1UP shares their thoughts on what they think of the duo's debut on the PLAYSTATION 3 console. It's not a real review with a score, but 7 and a half minutes of good information to hear, and good features.
Team Offset has released a new bunch of images from Project Offset. They also took the opportunity to confirm, via their homepage, that the game will be released on both PC and Xbox 360, but there's still no word on a release date.
GameSpot's review for Everyday Shooter is in, and they scored it a great 8 out of 10. The only bad part of the game is that it's short they say, but I'm sure it has much replayability value. They open up with:
"Everyday Shooter is anything but an everyday shooter. Such a title belies this game's level of creativity, though maybe that was the point. Developed by a single programmer named Jonathan Mak, this is a wonderfully unique and engaging spin on the Robotron-style dual-stick shooter that countless games have copied to death over the years. It offers up eight stages that provide entirely separate challenges from one another and a solid level of difficulty. It also has a dreamy vibe created by its fantastic art style and bedroom rock soundtrack. It's the sort of offbeat little game that will probably either bore or irritate some people to no end, but for those who can appreciate its eccentricities, it's a real treat."Read the full review at the link.
Gameplay: 8.0Read the full review at the link below.
Final Verdict: 9.0
There is something inherently depressing about the fact that, two years on from the first hardware launch of a new generation of consoles, we're still talking about backwards compatibility - a topic that has somehow managed to continue being a hot potato, and for all the wrong reasons.
This week, it's Sony's turn to wind up the backwards compatibility toy and send it rolling across the room, beating a tiny drum and tripping up anyone unfortunate enough to walk through its path.
[Read: Stepping Backwards]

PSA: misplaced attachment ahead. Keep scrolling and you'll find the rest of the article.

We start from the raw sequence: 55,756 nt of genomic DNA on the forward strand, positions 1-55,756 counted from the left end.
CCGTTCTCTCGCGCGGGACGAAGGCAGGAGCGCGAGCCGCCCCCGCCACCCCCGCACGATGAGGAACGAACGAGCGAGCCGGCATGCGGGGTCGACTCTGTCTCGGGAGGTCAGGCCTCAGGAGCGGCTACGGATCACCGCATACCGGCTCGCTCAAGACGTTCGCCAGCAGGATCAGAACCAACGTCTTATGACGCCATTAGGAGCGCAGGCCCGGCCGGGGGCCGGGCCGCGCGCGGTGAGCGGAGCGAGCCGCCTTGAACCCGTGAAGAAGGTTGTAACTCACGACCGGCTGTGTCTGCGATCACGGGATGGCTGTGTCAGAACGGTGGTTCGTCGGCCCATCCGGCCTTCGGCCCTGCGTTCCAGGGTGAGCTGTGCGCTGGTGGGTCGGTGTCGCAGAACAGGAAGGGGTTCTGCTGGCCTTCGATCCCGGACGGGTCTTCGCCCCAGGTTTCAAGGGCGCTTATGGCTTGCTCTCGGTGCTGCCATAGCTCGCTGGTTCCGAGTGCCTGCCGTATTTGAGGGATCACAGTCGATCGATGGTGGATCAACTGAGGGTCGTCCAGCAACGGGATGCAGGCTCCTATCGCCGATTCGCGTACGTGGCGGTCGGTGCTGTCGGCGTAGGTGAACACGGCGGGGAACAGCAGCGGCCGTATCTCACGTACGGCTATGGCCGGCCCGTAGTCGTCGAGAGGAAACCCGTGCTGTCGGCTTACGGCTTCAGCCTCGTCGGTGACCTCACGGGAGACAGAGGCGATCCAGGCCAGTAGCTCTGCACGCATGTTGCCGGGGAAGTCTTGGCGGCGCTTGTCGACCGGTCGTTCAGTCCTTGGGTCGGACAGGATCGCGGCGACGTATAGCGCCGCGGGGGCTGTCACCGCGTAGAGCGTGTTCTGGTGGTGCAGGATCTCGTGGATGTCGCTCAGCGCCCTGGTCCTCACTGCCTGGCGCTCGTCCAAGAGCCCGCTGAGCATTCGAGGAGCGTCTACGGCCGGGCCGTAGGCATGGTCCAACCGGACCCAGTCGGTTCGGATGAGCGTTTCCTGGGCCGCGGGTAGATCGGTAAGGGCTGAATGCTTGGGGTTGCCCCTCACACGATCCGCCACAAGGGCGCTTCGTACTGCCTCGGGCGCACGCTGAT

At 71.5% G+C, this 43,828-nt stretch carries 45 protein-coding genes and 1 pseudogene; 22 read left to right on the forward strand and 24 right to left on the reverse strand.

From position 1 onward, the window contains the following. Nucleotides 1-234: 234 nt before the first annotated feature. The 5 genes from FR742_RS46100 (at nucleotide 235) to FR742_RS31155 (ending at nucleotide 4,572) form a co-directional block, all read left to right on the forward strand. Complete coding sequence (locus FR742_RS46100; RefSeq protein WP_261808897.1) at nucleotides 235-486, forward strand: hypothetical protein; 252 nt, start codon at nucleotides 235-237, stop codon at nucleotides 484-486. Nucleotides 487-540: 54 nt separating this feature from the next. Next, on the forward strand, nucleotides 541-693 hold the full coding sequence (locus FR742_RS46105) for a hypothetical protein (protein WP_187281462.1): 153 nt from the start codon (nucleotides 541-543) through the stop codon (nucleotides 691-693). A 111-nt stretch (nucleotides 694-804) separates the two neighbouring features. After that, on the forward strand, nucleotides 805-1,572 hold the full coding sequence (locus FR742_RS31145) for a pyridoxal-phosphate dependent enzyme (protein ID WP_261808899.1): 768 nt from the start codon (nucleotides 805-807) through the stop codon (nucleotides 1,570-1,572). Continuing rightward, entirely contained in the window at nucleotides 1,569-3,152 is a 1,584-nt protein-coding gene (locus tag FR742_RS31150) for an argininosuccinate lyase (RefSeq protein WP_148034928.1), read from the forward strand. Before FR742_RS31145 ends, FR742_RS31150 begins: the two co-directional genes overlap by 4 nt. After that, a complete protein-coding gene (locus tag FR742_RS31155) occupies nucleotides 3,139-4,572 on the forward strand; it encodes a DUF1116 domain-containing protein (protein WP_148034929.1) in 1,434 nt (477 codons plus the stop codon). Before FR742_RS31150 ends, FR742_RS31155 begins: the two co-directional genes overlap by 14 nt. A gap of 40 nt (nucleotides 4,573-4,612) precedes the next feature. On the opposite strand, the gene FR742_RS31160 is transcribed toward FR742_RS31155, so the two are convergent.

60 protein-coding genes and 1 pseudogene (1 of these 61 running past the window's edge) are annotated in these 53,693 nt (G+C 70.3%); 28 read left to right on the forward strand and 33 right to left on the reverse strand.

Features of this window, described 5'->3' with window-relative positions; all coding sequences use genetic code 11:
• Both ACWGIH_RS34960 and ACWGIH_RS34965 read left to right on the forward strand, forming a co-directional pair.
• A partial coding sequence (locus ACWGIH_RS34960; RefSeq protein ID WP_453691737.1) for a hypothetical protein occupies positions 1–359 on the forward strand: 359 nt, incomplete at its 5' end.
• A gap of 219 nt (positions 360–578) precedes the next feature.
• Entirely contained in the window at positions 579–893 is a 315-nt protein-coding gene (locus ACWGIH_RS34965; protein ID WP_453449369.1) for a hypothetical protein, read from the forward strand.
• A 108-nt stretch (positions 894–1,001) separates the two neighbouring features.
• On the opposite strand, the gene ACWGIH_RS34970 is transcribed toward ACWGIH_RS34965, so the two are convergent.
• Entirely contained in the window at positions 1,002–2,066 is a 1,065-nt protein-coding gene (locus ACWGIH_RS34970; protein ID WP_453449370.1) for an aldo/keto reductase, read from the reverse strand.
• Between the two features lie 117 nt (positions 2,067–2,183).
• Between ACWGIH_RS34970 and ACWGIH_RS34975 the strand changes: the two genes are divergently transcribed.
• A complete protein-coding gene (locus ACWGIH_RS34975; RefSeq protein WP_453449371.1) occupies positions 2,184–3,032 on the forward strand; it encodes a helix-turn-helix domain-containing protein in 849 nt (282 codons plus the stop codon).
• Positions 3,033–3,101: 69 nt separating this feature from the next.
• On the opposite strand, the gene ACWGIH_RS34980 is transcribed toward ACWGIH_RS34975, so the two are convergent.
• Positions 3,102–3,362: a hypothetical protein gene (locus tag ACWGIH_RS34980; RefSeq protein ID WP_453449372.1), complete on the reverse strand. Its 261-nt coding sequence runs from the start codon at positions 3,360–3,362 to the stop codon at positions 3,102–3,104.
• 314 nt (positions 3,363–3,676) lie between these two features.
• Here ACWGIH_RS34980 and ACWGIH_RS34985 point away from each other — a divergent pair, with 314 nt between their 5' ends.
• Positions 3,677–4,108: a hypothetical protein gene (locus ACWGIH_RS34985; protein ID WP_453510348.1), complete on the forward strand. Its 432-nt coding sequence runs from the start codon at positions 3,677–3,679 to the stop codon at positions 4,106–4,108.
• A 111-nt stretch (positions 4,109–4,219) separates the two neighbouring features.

It's always interesting when Square Enix registers new trademarks in the patent office, and this time the company has registered Lord of Vermilion at the Japanese Patent Office. It's still unknown if its a new IP or a sequel, or which console is it headed to.
The trademark was registered at September 27, 2007.
The developer behind hotly anticipated stealth game Assassin's Creed has revealed details of its struggle to make the game as good on the PS3 as it is on the 360.
The game's creative director, Patrice Desilets, told Pro-G in an interview that one of the biggest challenges the team is currently facing is fitting everything into a 360 DVD disc compared with Sony's Blu-ray format. Conversely, he revealed that the team was "really struggling right now on PS3" because of memory problems specific to Sony's console.
He added that the developer, Ubisoft Montreal, had drafted in help from both Microsoft and Sony to make sure the game has "the same quality on both systems".
"The PS3 version is as good as the 360 version. We've been showing the PS3 version at E3 this year, but we've done a lot of events and it's just easier for us and for people from the press to have a 360. But the versions are the same, basically," he said.
He added: "Both have their own challenges. Right now we have a big challenge on the 360 to make it fit on a DVD, to put five languages, to put all the data on eight gigs. On the Blu-ray side we're really good, but then the memory is quite different. How we handle memory is really different between the two machines and we're struggling right now on the PS3. But we have people who are really dedicated and we're having help from Microsoft on one side and Sony on the other side to have the same quality on both systems. It really depends on the week basically as to who's best."
We've seen some poor quality ports over to the PLAYSTATION 3, but at least we can feel comfortable about Assassin's Creed.